CBS Won't Release Investigatory Report Into Leslie Moonves Claims

Leslie Moonves Venice Family Clinic Gala - Getty - H 2018
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Leslie Moonves is out at CBS thanks to accusations of sexual misconduct and a settlement between the company's board of directors and controlling stakeholder National Amusements Inc. He could walk away with a $120 million exit package — and the public might never know.

The settlement was announced on Sunday night and put a coda on the CBS Corp. chief's reign at the company hours after a second New Yorker exposé by Ronan Farrow detailed six more allegations of misconduct. The deal doesn't end the ongoing internal investigation into Moonves' conduct being handled by two law firms, but it will finish litigation between Shari Redstone's NAI and CBS for control of the company that was scheduled for trial in October.

Under the terms of Moonves' contract, he was due substantial payments in salary, bonuses and stock rewards over the next four years. If fired "for cause," however, Moonves would lose much of the pay.

With the internal investigation not complete, terminating Moonves' contract and denying him promised compensation would have been difficult. CBS might have argued that Moonves violated duties by not telling the board of a LAPD investigation earlier this year (prosecutors elected not to bring charges), but an incomplete internal probe by its appointed lawyers would have bolstered a wrongful termination claim on Moonves' part. The executive would have claimed CBS made a rash decision based on press reports rather than a deliberative process.

But paying Moonves a large severance package to move forward from the scandal had its own problems. With advocates like Time's Up demanding there should be "no reward" for Moonves upon exit, this created an optics dilemma for CBS.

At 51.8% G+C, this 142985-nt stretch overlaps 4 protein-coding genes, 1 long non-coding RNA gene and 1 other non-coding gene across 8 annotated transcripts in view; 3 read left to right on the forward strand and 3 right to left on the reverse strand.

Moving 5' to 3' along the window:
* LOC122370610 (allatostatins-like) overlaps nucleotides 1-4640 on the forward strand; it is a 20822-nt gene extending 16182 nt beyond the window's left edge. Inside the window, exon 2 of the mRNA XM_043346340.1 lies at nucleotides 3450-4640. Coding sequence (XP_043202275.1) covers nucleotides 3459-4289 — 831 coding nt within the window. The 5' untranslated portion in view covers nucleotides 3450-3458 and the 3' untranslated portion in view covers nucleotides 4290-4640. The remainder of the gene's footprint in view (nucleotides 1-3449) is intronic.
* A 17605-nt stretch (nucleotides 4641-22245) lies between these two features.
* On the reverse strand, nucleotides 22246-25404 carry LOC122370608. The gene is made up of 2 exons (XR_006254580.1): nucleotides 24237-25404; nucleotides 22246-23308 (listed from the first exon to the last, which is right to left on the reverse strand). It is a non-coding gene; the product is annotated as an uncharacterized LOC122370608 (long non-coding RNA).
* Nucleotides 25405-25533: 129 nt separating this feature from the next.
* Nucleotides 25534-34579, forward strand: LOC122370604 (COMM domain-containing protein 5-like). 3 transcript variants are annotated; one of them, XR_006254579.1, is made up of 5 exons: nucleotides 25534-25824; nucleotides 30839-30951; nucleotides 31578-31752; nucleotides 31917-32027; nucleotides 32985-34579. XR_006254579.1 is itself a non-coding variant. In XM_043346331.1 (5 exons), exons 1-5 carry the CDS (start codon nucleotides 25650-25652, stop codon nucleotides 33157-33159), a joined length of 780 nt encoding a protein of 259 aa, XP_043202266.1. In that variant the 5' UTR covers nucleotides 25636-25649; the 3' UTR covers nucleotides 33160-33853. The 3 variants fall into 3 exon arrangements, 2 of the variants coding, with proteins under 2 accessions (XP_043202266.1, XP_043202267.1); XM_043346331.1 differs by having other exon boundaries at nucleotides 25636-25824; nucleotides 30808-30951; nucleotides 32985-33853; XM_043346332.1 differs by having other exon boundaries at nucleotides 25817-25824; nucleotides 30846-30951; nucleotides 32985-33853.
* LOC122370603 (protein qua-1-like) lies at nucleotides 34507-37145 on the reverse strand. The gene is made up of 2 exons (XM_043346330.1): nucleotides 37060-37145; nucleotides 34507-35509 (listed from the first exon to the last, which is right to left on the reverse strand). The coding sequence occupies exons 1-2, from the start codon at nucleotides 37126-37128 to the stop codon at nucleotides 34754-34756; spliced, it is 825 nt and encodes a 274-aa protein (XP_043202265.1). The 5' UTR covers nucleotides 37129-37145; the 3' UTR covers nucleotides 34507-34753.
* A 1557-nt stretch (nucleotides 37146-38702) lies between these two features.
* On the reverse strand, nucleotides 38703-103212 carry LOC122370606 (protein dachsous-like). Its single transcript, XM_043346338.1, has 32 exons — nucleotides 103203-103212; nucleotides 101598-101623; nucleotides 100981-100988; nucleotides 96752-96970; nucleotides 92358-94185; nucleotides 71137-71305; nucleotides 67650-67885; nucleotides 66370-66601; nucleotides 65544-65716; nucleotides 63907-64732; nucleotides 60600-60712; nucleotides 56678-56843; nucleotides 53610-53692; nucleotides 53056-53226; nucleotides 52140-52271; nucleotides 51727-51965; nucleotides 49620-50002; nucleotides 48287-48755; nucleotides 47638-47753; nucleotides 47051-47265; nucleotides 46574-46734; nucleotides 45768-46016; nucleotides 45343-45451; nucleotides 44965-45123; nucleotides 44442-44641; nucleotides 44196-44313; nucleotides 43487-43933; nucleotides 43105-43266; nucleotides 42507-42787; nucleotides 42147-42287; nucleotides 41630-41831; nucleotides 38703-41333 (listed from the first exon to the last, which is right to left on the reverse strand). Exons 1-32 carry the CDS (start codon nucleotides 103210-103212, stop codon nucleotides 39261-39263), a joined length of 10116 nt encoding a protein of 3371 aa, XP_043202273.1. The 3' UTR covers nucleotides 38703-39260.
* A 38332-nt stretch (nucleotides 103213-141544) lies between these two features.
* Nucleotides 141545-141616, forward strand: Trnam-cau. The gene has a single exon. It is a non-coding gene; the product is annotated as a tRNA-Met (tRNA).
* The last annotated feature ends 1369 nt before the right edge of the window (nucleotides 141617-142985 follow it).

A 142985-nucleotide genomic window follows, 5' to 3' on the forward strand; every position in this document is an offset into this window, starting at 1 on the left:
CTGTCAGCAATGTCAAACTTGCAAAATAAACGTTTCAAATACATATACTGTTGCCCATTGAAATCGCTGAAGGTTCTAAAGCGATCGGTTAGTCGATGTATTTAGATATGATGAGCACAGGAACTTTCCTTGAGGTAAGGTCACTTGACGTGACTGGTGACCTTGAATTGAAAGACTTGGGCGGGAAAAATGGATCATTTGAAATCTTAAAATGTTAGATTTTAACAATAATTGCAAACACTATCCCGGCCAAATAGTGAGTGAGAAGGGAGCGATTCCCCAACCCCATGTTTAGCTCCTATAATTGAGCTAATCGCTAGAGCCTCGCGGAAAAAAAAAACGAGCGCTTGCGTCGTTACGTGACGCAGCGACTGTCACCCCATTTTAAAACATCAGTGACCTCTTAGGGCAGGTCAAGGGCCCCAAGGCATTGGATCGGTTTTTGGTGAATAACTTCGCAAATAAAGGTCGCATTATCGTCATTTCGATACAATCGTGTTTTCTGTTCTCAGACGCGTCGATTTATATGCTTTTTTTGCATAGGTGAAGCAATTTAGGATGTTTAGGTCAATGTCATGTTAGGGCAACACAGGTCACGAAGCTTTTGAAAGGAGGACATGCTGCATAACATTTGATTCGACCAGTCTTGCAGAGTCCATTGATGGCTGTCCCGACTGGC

The solution was the announcement that Moonves and CBS would donate $20 million to an organization that supports the #MeToo movement plus word that "any payments to be made in the future will depend upon the results of the independent investigation and subsequent Board evaluation."

A review of the settlement and Moonves' separation agreement filed with the Securities and Exchange Commission confirms this. The charitable donation will be made within 30 days while an additional $120 million is being held in a "Holdback Trust."

However, the announcement omitted some key features of the arrangement.

First, within 30 days of completion of the final report of the internal investigation into Moonves, he has the right to demand binding arbitration and fight any conclusions by investigators.

Next, there's the issue of what CBS can disclose about its investigatory findings.

As part of the CBS/NAI settlement, each has agreed not to issue any disparaging statements concerning the Moonves probe. Once the investigation is concluded, the parties are allowed to put out statements that "are non-defamatory in nature."

While this might open the door slightly to CBS making a later announcement about the results, there's an additional confidentiality provision in the Moonves separation agreement. As stated, "[CBS] shall seek to preserve the confidentiality of all written and oral reports by the investigators in the Internal Investigation and all information and findings developed by the investigators or included in such written or oral reports in relation to Executive (the 'Investigator Information') and not to make public such Investigator Information to the maximum extent possible consistent with fiduciary duties of directors and all applicable laws."

The combination of confidentiality requirements and a mechanism for arbitration — plus the punting of Moonves' ultimate compensation — appears designed to cloak the full outcome. 

Is it enough?

Shortly after the publication of The New Yorker article, Time's Up stated, "We will accept nothing less than full transparency of the investigation's findings."